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Guest Column
St. Pete voters should support eliminating equity gaps | Column
Here is why we believe voters should approve Amendments 3 and 4.
Voters head to the polls as the doors open for the St. Petersburg Primary Election at Lake Vista Recreation Center on Tuesday, Aug. 24, 2021 in St. Petersburg. The city's general election is Tuesday, Nov. 2.
Voters head to the polls as the doors open for the St. Petersburg Primary Election at Lake Vista Recreation Center on Tuesday, Aug. 24, 2021 in St. Petersburg. The city's general election is Tuesday, Nov. 2. [ DIRK SHADD | Times ]
Published Oct. 26
Updated Oct. 26

What is needed to become a competitive and resilient city? Eliminating equity gaps. That is the conclusion of the UNITE Pinellas Equity Profile, which conducted an analysis of a variety of factors in Pinellas County and found that the Pinellas economy would grow by $3.6 billion if equity gaps were closed. The Tampa Bay Partnership reached the same conclusion in its equity analysis, finding that the region’s economy would increase by $50 billion if the equity gaps were eliminated.

Roxanne Fixsen
Roxanne Fixsen [ Provided ]

Study after study finds large gaps in outcomes in housing, poverty, life expectancy, wages, maternal death, education, access to food and many other areas based on immutable characteristics. Immutable characteristics are those that are innate and unchangeable such as race, ethnicity, gender and sexual orientation.

Meiko Seymour
Meiko Seymour [ Provided ]

Over the years, Tampa Bay Times readers have encountered numerous articles concerning the egregious differences in resources and opportunities afforded to white people and people of color — nationwide, statewide and locally. So, it is difficult to understand why the Editorial Board would recommend that voters reject the proposed St. Petersburg Charter Amendments pertaining to equity.

Terri Lipsey-Scott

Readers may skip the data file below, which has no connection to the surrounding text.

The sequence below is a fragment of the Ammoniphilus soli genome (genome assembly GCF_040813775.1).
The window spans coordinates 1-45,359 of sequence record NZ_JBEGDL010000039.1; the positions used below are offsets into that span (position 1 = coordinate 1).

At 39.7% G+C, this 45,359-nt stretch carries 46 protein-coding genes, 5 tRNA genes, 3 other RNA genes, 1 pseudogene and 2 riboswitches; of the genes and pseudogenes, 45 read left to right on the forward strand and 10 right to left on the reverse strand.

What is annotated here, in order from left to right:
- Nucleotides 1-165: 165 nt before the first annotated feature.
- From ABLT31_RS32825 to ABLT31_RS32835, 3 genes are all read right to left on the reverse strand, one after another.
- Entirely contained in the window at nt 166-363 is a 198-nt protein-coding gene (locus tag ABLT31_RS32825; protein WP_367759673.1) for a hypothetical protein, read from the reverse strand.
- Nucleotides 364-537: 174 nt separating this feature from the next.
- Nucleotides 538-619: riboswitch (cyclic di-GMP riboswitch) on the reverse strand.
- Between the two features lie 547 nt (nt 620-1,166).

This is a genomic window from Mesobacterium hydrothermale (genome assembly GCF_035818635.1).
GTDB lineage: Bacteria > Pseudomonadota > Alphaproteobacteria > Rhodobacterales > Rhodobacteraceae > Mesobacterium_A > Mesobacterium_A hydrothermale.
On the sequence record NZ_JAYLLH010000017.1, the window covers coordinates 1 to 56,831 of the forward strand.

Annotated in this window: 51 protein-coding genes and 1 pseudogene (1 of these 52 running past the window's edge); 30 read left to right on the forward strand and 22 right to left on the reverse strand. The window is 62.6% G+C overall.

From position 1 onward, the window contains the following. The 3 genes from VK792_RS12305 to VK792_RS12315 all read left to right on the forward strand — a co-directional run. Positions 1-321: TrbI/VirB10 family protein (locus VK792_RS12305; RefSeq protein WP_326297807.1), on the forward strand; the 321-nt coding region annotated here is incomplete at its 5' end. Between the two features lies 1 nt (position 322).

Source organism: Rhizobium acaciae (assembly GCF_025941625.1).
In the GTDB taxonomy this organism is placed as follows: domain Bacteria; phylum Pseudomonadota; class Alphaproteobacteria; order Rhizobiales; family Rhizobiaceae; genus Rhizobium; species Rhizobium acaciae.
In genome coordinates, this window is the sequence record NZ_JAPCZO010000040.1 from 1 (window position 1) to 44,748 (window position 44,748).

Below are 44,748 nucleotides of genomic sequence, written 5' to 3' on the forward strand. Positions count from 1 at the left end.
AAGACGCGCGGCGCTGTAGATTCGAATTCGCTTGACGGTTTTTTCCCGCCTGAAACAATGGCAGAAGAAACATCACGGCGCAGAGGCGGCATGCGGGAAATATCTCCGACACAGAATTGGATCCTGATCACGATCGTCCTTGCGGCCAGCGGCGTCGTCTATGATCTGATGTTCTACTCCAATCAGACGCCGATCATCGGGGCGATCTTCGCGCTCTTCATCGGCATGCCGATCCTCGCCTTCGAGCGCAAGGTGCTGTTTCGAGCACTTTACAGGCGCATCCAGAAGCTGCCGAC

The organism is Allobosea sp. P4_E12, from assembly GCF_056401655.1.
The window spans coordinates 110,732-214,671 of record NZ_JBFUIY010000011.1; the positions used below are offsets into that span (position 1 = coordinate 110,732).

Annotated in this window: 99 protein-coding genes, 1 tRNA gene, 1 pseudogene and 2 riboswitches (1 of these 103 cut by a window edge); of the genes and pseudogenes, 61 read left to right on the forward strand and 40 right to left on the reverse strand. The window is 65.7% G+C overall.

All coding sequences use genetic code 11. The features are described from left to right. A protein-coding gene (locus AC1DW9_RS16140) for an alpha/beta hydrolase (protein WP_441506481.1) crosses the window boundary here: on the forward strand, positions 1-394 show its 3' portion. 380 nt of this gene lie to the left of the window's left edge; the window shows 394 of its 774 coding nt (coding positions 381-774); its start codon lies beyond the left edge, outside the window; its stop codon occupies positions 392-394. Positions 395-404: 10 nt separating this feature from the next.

Terri Lipsey-Scott [ Provided ]

Data led the St. Petersburg Charter Review Commission to review the charter through a lens of equity. The commission established an equity subcommittee to help focus this review. We members of the equity subcommittee conducted research and looked across the country at how other cities were eliminating equity gaps. The subcommittee reviewed local data related to equity outcomes and scholarly publications to identify what it takes to improve these outcomes. We found that it takes a sustained intentional focus. It became clear that St. Petersburg must urgently address these equity issues to be competitive and resilient.

For decades, many engaged citizens worked to influence various elected mayors and City Council members to close these equity gaps. Yet the data remains unchanged. The beauty of St. Petersburg’s charter is that every 10 years it requires its citizens to review the document and propose amendments on which only the city’s voters can decide. There is no need for elected officials to approve proposed amendments. The proposed amendments go directly to the voters. The process allows St. Petersburg citizens to define what is essential to the well-being and future of the city. For example, the previous 2011 Charter Commission proposed, and the voters approved, an amendment that required extra protections to the city’s waterfront properties. This decade, equity is essential to the well-being and future of the city.

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Seven charter amendments are on the St. Petersburg ballot for the Nov. 2 election. These amendments are designed to intentionally address these persistent equity gaps. Amendment 3 establishes an equity framework and action plan and creates a position of Chief Equity Officer to oversee the city’s work to eliminate these equity gaps. Amendment 4 establishes a protected equity fund to pay for equity-related initiatives. These amendments are necessary for a more resilient and competitive St. Petersburg future.

The time has come to require the city to focus on these issues with intentionality, analysis, data and planning. Our future depends on eliminating these gaps. Other cities have figured out solutions, and so can we. It is up to the voters to amend the charter to require solutions. We cannot keep waiting for whomever is elected to decide whether this is important, and we cannot have a piecemeal approach, dependent upon who is elected, to eliminate these equity gaps. Eliminating these gaps requires sustained intentionality. The charter is the vehicle to obtain this. This is why we believe in a “yes” vote on these charter amendments.

Roxanne Fixsen, Meiko Seymour and Terri Lipsey-Scott are the members of the Equity Subcommittee of the 2021 St. Petersburg Charter Review Commission.